Predicting how well a prospect translates to the professional level isn't an easy task. Ask any scout or general manager and they'll tell you the same. These guys spend hours digging for every last bit of information that will give them a better idea of what they can expect from a potential draftee once they join their organization, but they can still get it wrong. Many of them will tell you that successful drafting largely comes down to whether or not the fire within any given twenty something prospect continues to burn after they've received their first pay day, but this is impossible to forecast. With that being said, there are some basic questions that must and can be accurately answered after picking the brains of their former coaches and watching their film. Here are five:
1. Did he sacrifice personal gain for the greater good of the team?
2. Did he work diligently in the weight room and practice?
3. Did he quickly absorb what he learned in film study and translate that knowledge onto the field?
4. Did he dominate his competition?
5. Did he make big plays in key moments of high pressure games?
There is certainly much more that can be asked when researching a prospect, but If one can answer in the affirmative on all five of these questions, then this should provide a solid foundation from which to work upon moving forward.
Without further ado, I give you
wide receiver Jordan Matthews
who I believe is a viable candidate to become our 2014 first round pick because he meets or exceeds all of the criteria presented in the quintet of questions above.
Matthews is just the type of guy that the Carolina Panthers would love to bring into the fold. By all accounts, he is a model student and teammate. One of the things that speaks to who he is as a person is the fact that he immediately tosses the ball to the referee after each of his receptions. He doesn't need to let everyone know how special he is after making a play, which is just the type of humility I could stand to see more often from our own players. Matthews has also been an active participant in community service projects throughout his four year career at Vanderbilt.
A quick look at what Matthews has been able to accomplish from a statistical perspective, and you soon begin to realize that he has been one of the best wide receivers the SEC has ever seen. The Alabama native is the only receiver to ever have back to back seasons with 90 or more receptions. On top of this, he recently broke the conference records for most overall receptions and receiving yards. Did I mention that this was all achieved while catching passes from three different starting quarterbacks? Furthermore, Matthews never had a dynamic counterpart on the opposite side of the field to take some of the pressure off of himself. Not only was he almost always facing the oppositions best cornerback, but he oftentimes had to circumvent defensive schemes that specifically rolled backside coverage his way in order to mirror his every move. You would be hard pressed to find another receiver anywhere that has produced as well as Matthews did under the same conditions.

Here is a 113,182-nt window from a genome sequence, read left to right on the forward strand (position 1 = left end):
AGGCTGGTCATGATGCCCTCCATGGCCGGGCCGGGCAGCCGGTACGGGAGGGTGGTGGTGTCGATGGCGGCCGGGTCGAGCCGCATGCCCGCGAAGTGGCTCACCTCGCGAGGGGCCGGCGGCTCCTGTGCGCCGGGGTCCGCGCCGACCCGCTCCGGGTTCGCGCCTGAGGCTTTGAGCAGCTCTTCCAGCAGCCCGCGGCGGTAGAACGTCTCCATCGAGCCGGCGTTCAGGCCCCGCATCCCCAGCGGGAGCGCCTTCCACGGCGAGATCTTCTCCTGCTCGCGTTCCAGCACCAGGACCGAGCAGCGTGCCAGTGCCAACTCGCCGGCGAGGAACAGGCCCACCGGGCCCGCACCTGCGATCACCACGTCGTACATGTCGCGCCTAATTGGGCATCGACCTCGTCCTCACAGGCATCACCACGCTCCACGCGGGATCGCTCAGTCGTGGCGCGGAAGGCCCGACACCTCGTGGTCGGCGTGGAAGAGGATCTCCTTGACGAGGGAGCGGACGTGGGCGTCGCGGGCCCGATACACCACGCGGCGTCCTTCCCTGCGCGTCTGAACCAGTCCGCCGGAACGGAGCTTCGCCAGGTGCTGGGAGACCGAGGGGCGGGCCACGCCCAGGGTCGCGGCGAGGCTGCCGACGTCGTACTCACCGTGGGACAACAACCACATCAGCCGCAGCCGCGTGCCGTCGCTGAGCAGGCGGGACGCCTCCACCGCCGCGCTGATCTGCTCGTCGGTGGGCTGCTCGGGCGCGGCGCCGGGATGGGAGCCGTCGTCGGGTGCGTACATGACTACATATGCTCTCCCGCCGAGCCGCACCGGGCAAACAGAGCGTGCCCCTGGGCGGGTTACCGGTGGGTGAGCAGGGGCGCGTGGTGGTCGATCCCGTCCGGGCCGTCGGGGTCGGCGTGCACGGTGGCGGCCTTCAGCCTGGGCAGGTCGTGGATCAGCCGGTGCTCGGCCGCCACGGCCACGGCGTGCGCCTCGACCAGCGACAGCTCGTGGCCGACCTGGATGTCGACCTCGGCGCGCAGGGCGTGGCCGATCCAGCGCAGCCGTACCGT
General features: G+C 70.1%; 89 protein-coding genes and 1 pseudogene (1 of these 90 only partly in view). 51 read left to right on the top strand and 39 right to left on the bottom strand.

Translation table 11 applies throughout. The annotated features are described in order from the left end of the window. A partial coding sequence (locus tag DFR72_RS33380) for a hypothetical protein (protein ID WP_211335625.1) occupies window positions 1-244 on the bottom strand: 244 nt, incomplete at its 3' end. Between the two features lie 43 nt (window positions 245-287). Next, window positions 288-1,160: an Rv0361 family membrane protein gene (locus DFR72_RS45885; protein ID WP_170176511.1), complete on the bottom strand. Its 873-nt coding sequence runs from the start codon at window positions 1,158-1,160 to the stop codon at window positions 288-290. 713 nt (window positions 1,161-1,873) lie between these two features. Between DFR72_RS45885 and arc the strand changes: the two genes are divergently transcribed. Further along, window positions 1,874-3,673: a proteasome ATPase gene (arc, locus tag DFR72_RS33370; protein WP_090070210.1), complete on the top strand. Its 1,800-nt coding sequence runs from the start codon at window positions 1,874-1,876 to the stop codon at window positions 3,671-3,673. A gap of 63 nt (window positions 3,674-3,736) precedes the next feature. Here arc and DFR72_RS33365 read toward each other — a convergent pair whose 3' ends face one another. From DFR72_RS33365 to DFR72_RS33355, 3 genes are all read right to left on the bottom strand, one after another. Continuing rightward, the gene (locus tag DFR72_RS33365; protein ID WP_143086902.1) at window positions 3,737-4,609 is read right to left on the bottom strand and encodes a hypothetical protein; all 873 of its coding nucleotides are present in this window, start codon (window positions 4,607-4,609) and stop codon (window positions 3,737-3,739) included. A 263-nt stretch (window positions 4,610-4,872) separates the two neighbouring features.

On tape, Matthews is even more impressive than even his stats would indicate. He runs very crisp routes and has shown an advanced ability to precisely run the nine branches of the route tree. At 6-Foot-3, 205-Pound, he is able to position his well proportioned frame to haul in passes from all angles. He uses outstanding body control to twist and contort his way to catch almost any pass that is in his far reaching area code. Matthews is also a very good open field runner and will fight hard to gain those extra yards even after being hit.
At this point, I would only consider him to be an average blocker, but he seems willing to do the dirty work. One of the knocks on Matthews is the fact that he doesn't possess elite track speed. This is true, but you would be hard pressed to find film of someone catching him from behind once he gets past the defense. That's interesting because his distant cousin Jerry Rice had the exact type of on field acceleration.
Matthews' game reminds me of Keenan Allen, who the Panthers took a long, hard look at during the 2013 pre-draft process. Allen was ultimately drafted in the third round by the San Diego Chargers and is currently just 69 yards shy of a thousand yard season with two games remaining. This is exactly the type of rookie season I could see Matthews putting together should he wind up in the right system.
From my vantage point, Matthews has the ability to immediately vie for the Panthers number one receiver status should they draft him. It is clear to me that he possesses many of the tools that would suggest a long and successful career in the NFL. I firmly believe at this moment that Matthews will be in play for our late first round pick, and I would be ecstatic if they chose to do so.
Now it's your turn CSR. What do you think?
WR Jordan Matthews Career Statistics